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Great article on ars technica

A visual timeline of the Microsoft-Novell controversy

This is a really good article that I just read at ars technica. The whole Novell/Microsoft thing has been a bit of a soap opera, and a twisted tale. This article brings some much needed levity and clarity to the situation, as well as pretty succinctly explaining the sequence of events.

Of particular interest to me was the last couple of paragraphs from the article, quoted below:

The success of the Linux operating system is largely predicated on the collaboration of the Linux development community, and this petty squabbling impedes that collaboration. What the corporate executives of these companies have declared, with stentorian vehemence, is that they are all abundantly willing to abandon collaboration and take advantage of each other whenever it is convenient.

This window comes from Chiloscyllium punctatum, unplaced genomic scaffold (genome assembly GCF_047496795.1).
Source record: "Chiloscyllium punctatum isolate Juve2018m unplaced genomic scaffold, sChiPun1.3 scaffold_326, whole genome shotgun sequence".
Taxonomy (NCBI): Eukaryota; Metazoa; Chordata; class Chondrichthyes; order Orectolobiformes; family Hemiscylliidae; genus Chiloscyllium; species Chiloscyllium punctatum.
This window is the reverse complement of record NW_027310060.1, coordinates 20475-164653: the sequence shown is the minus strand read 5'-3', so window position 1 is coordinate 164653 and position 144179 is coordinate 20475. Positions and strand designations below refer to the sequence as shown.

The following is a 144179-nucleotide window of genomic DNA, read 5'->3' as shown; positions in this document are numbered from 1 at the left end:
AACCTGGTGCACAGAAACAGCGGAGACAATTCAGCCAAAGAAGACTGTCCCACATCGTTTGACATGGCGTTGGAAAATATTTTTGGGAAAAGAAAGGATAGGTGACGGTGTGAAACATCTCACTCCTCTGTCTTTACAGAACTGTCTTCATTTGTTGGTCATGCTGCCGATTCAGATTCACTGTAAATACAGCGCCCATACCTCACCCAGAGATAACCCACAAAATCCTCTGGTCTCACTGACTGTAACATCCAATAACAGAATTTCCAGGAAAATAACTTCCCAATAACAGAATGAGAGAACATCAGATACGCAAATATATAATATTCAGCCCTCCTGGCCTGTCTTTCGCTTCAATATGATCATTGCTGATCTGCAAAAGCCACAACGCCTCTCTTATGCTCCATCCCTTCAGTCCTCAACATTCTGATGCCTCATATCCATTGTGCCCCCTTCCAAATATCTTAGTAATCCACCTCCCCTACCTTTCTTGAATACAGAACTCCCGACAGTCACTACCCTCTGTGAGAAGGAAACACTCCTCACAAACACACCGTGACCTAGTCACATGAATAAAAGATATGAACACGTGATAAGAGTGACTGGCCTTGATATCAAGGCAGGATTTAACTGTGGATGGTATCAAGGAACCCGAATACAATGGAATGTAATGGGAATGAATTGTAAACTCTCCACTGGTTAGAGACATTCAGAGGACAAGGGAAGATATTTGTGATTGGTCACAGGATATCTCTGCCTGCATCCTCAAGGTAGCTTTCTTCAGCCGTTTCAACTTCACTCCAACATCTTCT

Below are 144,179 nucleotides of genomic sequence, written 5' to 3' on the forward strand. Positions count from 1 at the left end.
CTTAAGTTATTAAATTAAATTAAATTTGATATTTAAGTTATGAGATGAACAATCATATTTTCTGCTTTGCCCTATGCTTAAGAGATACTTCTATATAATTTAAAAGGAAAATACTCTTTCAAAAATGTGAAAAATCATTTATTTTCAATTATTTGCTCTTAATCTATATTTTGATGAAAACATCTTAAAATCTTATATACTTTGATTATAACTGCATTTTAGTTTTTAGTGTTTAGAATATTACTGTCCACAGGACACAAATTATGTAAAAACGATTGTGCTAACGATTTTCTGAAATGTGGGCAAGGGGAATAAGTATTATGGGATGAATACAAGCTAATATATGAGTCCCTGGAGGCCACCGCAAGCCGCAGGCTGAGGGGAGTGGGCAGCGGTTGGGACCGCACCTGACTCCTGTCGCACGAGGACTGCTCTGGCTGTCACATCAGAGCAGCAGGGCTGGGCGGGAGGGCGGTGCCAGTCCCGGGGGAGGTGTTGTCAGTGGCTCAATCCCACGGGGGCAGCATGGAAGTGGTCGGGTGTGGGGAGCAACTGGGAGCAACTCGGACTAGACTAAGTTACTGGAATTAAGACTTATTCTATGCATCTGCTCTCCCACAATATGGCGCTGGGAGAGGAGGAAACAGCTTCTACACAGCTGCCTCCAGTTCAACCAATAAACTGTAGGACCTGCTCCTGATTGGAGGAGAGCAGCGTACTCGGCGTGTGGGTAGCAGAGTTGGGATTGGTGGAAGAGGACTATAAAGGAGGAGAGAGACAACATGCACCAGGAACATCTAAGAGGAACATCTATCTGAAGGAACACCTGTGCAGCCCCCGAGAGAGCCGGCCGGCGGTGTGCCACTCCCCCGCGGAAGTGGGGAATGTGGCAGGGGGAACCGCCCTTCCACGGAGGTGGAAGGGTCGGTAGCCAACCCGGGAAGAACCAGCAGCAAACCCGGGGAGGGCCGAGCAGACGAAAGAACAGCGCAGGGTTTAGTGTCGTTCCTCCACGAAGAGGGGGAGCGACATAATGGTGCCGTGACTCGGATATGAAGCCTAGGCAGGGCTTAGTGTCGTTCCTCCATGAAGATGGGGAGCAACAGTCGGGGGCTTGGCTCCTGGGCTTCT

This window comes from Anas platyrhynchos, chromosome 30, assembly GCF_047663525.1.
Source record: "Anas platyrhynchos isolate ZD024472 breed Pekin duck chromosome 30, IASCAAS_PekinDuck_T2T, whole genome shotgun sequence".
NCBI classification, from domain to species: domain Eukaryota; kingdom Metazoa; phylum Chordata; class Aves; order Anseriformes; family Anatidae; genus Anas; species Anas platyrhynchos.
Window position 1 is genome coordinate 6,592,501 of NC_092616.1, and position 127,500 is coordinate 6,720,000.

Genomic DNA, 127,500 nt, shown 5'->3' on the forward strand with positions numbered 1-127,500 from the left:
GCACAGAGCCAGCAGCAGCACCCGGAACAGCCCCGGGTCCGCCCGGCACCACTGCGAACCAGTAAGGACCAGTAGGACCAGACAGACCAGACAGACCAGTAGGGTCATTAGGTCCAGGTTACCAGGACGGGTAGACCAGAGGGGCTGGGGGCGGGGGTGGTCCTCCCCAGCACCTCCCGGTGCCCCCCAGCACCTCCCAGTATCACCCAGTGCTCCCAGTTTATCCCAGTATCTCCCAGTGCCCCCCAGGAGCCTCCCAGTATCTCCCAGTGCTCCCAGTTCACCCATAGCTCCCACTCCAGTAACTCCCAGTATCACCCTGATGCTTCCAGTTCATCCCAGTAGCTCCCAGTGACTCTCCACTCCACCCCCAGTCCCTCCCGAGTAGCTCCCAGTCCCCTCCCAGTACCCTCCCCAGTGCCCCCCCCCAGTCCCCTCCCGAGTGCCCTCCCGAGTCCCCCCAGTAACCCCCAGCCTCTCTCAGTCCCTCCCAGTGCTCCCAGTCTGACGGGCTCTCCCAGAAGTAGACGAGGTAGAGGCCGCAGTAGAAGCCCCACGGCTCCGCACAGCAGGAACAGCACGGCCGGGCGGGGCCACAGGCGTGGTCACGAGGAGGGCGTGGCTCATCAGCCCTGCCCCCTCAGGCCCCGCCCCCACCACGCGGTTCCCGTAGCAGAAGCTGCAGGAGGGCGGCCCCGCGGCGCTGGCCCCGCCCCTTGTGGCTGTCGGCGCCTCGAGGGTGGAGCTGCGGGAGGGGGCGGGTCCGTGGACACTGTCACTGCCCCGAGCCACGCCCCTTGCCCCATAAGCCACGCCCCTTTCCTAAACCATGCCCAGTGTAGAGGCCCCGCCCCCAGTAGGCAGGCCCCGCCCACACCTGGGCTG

I don’t object to criticism of the deal, because frankly, it seems obvious that Ballmer vindicated the critics, and in retrospect, trusting Microsoft was not wise. I’m not passing judgement on the opportunism of the executives who used criticism of the deal as a means of promoting their own corporate agenda. It’s human nature and commonplace. The point I’m making here is that, in the end, the mutual criticism and petty bickering doesn’t further the interests of the Linux community and that the negative consequences of the Microsoft/Novell deal will continue to escalate as long as it serves as a catalyst for distrust within the Linux community.

It pains me to see the Linux community ripping each other apart of this event, and quite frankly makes me very sad. We are not a bunch of petulant children, and the last thing we need is for the world to (continue to) view us that way. Over the last 16 years, Linux has matured to become a true competitor and threat to the largest and most dominant software companies. Linux is a testament to the open source development model.